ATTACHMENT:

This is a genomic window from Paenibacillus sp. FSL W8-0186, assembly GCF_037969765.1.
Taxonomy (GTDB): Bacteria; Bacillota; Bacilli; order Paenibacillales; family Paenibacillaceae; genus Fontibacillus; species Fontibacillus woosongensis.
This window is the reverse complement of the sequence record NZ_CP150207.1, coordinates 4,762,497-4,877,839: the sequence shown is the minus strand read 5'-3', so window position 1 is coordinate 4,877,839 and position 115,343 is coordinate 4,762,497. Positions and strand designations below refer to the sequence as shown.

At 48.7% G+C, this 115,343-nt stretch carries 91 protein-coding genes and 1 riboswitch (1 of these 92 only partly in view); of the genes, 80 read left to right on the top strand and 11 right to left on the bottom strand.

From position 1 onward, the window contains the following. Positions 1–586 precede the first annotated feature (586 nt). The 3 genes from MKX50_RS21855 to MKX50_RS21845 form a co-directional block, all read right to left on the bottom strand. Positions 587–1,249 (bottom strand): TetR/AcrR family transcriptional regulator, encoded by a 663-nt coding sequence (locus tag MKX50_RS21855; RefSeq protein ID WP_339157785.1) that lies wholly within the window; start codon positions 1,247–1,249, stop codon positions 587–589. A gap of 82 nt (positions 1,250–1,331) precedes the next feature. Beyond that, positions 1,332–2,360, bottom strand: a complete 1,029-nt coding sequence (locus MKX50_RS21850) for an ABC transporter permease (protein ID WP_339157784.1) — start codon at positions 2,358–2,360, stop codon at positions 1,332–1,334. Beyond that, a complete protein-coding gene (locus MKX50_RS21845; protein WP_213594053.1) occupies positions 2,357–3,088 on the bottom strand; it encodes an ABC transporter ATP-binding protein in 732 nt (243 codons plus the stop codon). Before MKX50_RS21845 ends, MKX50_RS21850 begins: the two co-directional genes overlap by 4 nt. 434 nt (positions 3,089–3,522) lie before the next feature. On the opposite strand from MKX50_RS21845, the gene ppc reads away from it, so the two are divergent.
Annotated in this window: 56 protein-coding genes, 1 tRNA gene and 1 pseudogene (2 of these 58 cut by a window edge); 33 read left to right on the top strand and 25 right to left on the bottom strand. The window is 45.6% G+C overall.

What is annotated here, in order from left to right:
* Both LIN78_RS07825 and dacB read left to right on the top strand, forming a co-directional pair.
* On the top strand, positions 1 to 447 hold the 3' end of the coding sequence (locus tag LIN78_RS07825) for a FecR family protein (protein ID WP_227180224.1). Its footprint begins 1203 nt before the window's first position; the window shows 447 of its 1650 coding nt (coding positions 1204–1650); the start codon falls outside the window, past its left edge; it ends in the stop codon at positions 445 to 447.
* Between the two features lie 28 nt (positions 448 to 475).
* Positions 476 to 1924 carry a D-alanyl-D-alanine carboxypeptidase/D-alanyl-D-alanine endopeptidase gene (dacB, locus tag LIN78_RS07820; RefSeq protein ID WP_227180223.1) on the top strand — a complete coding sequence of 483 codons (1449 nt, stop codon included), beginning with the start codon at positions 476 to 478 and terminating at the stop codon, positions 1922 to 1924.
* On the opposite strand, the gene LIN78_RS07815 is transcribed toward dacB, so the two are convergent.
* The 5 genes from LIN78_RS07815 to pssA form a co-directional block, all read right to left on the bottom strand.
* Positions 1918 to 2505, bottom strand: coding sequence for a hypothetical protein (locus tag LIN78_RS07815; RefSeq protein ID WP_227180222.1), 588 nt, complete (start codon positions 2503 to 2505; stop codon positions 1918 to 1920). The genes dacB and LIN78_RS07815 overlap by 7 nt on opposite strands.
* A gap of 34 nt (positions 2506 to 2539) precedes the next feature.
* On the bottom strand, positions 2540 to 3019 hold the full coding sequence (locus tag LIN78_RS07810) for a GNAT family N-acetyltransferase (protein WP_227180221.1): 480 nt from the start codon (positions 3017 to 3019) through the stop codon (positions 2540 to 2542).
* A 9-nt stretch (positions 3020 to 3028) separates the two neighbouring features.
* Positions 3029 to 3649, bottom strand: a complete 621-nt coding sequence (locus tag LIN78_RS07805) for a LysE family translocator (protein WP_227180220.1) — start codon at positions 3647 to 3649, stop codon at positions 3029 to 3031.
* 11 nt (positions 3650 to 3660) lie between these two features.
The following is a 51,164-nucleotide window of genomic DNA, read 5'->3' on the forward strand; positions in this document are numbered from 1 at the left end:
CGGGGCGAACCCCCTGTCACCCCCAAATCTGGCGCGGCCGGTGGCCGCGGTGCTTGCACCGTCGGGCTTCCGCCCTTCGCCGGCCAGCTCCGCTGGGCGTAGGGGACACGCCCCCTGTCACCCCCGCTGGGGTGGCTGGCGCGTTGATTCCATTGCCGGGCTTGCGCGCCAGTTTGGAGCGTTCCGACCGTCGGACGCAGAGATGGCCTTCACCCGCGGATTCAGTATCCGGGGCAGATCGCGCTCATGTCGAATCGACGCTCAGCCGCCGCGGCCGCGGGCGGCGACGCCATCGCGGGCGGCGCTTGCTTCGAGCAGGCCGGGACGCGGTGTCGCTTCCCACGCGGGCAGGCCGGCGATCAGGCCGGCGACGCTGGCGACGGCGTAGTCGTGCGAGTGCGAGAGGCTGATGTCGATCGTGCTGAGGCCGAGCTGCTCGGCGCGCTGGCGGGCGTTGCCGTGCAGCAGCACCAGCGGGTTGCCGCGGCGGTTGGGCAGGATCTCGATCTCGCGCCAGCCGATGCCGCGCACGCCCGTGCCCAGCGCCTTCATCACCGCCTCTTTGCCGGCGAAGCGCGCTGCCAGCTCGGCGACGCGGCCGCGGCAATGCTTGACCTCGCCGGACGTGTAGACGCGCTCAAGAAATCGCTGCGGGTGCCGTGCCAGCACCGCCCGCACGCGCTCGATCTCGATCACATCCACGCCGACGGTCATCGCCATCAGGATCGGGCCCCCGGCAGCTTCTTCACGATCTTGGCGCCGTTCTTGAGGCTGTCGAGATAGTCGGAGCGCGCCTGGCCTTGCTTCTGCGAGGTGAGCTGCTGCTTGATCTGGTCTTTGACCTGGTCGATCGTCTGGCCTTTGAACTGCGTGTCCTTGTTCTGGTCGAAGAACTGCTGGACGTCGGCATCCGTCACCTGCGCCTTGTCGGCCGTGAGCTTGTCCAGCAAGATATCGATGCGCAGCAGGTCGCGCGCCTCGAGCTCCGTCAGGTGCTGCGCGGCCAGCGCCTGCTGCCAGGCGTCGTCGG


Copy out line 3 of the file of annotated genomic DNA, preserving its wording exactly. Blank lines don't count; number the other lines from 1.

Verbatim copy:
This window is the reverse complement of the sequence record NZ_CP150207.1, coordinates 4,762,497-4,877,839: the sequence shown is the minus strand read 5'-3', so window position 1 is coordinate 4,877,839 and position 115,343 is coordinate 4,762,497. Positions and strand designations below refer to the sequence as shown.